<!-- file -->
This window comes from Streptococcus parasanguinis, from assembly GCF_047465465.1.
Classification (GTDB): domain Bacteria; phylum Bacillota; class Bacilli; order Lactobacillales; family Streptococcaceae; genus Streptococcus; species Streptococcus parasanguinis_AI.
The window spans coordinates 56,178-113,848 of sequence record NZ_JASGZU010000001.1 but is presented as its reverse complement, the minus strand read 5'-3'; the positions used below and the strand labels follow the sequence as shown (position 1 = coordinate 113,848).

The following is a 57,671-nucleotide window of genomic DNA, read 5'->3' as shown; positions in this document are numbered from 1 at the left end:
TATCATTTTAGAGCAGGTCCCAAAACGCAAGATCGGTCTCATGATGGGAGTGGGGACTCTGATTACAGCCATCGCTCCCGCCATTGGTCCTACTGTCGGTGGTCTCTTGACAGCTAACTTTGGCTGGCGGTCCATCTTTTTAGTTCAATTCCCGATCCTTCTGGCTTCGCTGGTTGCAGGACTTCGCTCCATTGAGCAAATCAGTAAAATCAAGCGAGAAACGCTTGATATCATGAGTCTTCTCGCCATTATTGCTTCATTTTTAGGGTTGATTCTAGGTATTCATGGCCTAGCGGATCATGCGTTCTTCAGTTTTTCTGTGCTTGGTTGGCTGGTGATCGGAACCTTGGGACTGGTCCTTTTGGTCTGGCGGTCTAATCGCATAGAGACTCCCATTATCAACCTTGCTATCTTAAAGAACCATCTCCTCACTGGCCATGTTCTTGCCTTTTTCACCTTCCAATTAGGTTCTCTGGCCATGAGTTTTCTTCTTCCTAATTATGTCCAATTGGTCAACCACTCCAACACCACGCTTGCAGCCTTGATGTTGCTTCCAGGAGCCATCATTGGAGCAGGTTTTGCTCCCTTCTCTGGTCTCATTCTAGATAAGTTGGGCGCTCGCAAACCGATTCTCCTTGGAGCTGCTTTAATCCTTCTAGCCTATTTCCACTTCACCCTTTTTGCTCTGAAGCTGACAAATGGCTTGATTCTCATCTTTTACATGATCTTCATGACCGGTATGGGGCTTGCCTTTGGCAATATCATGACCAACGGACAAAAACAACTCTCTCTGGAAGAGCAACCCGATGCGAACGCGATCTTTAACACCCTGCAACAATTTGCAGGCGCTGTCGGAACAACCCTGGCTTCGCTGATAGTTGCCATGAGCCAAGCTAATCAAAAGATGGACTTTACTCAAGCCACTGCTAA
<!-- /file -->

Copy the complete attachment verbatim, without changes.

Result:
This window comes from Streptococcus parasanguinis, from assembly GCF_047465465.1.
Classification (GTDB): domain Bacteria; phylum Bacillota; class Bacilli; order Lactobacillales; family Streptococcaceae; genus Streptococcus; species Streptococcus parasanguinis_AI.
The window spans coordinates 56,178-113,848 of sequence record NZ_JASGZU010000001.1 but is presented as its reverse complement, the minus strand read 5'-3'; the positions used below and the strand labels follow the sequence as shown (position 1 = coordinate 113,848).

The following is a 57,671-nucleotide window of genomic DNA, read 5'->3' as shown; positions in this document are numbered from 1 at the left end:
TATCATTTTAGAGCAGGTCCCAAAACGCAAGATCGGTCTCATGATGGGAGTGGGGACTCTGATTACAGCCATCGCTCCCGCCATTGGTCCTACTGTCGGTGGTCTCTTGACAGCTAACTTTGGCTGGCGGTCCATCTTTTTAGTTCAATTCCCGATCCTTCTGGCTTCGCTGGTTGCAGGACTTCGCTCCATTGAGCAAATCAGTAAAATCAAGCGAGAAACGCTTGATATCATGAGTCTTCTCGCCATTATTGCTTCATTTTTAGGGTTGATTCTAGGTATTCATGGCCTAGCGGATCATGCGTTCTTCAGTTTTTCTGTGCTTGGTTGGCTGGTGATCGGAACCTTGGGACTGGTCCTTTTGGTCTGGCGGTCTAATCGCATAGAGACTCCCATTATCAACCTTGCTATCTTAAAGAACCATCTCCTCACTGGCCATGTTCTTGCCTTTTTCACCTTCCAATTAGGTTCTCTGGCCATGAGTTTTCTTCTTCCTAATTATGTCCAATTGGTCAACCACTCCAACACCACGCTTGCAGCCTTGATGTTGCTTCCAGGAGCCATCATTGGAGCAGGTTTTGCTCCCTTCTCTGGTCTCATTCTAGATAAGTTGGGCGCTCGCAAACCGATTCTCCTTGGAGCTGCTTTAATCCTTCTAGCCTATTTCCACTTCACCCTTTTTGCTCTGAAGCTGACAAATGGCTTGATTCTCATCTTTTACATGATCTTCATGACCGGTATGGGGCTTGCCTTTGGCAATATCATGACCAACGGACAAAAACAACTCTCTCTGGAAGAGCAACCCGATGCGAACGCGATCTTTAACACCCTGCAACAATTTGCAGGCGCTGTCGGAACAACCCTGGCTTCGCTGATAGTTGCCATGAGCCAAGCTAATCAAAAGATGGACTTTACTCAAGCCACTGCTAA